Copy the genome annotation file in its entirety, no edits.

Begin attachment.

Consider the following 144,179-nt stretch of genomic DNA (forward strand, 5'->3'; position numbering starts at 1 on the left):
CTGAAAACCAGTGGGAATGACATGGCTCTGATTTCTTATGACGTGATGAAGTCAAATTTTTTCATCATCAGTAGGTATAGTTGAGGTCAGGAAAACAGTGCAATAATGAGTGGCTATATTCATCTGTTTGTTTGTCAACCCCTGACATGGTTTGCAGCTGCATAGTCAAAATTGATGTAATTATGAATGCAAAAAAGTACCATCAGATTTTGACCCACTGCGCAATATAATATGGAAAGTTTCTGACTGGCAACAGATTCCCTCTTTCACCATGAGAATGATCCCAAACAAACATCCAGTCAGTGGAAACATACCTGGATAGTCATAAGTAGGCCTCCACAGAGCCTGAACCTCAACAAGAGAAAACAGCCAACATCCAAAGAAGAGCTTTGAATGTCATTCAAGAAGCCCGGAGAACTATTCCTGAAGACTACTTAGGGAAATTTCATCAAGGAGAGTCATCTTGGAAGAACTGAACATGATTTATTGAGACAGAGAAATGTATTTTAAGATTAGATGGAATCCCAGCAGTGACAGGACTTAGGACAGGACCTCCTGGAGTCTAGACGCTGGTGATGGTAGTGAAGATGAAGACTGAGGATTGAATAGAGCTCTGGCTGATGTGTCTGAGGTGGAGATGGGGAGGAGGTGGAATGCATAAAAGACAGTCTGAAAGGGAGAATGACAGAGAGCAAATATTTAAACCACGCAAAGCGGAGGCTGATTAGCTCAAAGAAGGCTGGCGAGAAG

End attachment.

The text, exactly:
Consider the following 144,179-nt stretch of genomic DNA (forward strand, 5'->3'; position numbering starts at 1 on the left):
CTGAAAACCAGTGGGAATGACATGGCTCTGATTTCTTATGACGTGATGAAGTCAAATTTTTTCATCATCAGTAGGTATAGTTGAGGTCAGGAAAACAGTGCAATAATGAGTGGCTATATTCATCTGTTTGTTTGTCAACCCCTGACATGGTTTGCAGCTGCATAGTCAAAATTGATGTAATTATGAATGCAAAAAAGTACCATCAGATTTTGACCCACTGCGCAATATAATATGGAAAGTTTCTGACTGGCAACAGATTCCCTCTTTCACCATGAGAATGATCCCAAACAAACATCCAGTCAGTGGAAACATACCTGGATAGTCATAAGTAGGCCTCCACAGAGCCTGAACCTCAACAAGAGAAAACAGCCAACATCCAAAGAAGAGCTTTGAATGTCATTCAAGAAGCCCGGAGAACTATTCCTGAAGACTACTTAGGGAAATTTCATCAAGGAGAGTCATCTTGGAAGAACTGAACATGATTTATTGAGACAGAGAAATGTATTTTAAGATTAGATGGAATCCCAGCAGTGACAGGACTTAGGACAGGACCTCCTGGAGTCTAGACGCTGGTGATGGTAGTGAAGATGAAGACTGAGGATTGAATAGAGCTCTGGCTGATGTGTCTGAGGTGGAGATGGGGAGGAGGTGGAATGCATAAAAGACAGTCTGAAAGGGAGAATGACAGAGAGCAAATATTTAAACCACGCAAAGCGGAGGCTGATTAGCTCAAAGAAGGCTGGCGAGAAG